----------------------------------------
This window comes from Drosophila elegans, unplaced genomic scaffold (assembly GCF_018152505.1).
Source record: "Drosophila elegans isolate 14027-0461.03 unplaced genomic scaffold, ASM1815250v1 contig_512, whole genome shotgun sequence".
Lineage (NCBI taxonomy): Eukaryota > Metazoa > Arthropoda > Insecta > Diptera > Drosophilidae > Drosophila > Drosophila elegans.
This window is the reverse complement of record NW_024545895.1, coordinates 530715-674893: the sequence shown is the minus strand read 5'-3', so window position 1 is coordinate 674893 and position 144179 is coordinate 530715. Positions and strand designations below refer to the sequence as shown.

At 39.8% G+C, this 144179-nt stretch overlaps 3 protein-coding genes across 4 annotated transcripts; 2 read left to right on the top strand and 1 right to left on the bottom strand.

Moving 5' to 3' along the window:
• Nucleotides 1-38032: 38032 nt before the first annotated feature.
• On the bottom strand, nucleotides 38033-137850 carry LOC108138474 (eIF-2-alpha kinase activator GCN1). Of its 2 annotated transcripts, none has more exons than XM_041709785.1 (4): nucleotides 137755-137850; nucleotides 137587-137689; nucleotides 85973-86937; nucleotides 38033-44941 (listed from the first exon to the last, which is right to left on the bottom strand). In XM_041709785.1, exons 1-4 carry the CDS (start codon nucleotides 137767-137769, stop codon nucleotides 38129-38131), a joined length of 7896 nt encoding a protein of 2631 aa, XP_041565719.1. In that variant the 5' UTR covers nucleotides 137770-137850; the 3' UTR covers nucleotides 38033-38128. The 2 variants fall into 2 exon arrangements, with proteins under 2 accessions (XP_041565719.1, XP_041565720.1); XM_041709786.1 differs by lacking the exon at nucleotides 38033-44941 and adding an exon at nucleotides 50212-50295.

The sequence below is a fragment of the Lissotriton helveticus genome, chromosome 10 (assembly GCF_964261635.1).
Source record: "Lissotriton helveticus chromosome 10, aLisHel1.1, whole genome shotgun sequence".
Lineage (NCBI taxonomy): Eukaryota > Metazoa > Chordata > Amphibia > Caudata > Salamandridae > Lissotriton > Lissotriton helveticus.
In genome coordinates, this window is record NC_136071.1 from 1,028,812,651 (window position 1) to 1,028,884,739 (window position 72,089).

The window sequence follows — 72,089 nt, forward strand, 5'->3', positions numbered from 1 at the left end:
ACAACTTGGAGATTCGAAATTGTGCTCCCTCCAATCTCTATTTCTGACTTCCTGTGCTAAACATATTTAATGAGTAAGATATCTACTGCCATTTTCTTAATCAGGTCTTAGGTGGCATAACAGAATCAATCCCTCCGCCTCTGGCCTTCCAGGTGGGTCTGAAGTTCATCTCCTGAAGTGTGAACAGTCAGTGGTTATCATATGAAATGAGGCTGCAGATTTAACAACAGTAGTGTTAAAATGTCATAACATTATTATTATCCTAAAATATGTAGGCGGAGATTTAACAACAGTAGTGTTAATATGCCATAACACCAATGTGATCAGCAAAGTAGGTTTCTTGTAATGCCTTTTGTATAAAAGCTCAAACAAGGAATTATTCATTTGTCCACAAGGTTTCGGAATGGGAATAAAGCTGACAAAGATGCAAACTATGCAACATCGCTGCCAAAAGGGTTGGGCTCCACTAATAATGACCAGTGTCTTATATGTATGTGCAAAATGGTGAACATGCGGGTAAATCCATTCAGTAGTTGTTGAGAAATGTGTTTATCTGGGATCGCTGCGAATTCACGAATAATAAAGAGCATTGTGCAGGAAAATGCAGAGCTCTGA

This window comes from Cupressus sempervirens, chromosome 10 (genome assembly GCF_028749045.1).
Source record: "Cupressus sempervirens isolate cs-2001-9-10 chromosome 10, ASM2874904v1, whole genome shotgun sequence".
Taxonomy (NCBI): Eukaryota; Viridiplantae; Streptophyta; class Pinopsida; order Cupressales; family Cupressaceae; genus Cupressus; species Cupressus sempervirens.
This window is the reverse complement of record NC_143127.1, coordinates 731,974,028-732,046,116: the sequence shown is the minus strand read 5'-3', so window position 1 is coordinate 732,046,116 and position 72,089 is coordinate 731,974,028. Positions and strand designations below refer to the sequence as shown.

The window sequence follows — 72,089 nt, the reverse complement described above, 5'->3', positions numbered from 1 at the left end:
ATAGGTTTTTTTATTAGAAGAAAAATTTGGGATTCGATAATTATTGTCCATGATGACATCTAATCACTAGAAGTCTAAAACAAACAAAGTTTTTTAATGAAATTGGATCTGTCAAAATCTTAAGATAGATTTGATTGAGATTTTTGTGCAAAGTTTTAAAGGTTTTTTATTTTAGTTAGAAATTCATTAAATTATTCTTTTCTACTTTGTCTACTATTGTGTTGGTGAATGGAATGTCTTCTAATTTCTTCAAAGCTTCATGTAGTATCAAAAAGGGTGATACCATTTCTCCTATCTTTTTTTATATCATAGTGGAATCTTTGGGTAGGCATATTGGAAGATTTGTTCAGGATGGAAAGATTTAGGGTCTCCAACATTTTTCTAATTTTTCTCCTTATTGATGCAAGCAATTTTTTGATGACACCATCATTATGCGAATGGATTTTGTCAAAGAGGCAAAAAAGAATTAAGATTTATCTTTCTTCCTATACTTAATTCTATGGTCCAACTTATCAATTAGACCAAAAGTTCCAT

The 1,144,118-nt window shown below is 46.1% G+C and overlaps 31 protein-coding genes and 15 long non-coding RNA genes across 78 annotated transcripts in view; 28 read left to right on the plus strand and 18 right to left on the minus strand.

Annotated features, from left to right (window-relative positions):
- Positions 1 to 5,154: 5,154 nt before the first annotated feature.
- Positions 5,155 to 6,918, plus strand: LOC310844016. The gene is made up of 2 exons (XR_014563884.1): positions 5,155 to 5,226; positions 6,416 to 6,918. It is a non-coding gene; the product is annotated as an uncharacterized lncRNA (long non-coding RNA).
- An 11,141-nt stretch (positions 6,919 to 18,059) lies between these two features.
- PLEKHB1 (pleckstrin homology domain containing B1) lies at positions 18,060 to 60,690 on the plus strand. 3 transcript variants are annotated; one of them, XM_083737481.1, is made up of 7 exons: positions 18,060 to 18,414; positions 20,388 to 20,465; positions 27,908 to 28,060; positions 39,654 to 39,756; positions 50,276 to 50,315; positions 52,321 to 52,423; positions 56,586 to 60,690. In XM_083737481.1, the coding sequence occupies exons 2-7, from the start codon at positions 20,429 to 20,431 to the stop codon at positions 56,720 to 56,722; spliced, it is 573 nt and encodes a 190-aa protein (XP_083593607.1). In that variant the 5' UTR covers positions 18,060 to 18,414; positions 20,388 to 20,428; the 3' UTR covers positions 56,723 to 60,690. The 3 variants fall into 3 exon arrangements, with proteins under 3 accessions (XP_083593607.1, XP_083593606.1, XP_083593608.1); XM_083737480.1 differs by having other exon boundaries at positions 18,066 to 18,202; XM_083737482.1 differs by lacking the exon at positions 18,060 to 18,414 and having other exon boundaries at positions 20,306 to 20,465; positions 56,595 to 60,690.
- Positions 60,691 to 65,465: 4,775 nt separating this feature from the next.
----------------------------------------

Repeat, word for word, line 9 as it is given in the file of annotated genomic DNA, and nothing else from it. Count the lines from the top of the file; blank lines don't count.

The sequence below is a fragment of the Lissotriton helveticus genome, chromosome 10 (assembly GCF_964261635.1).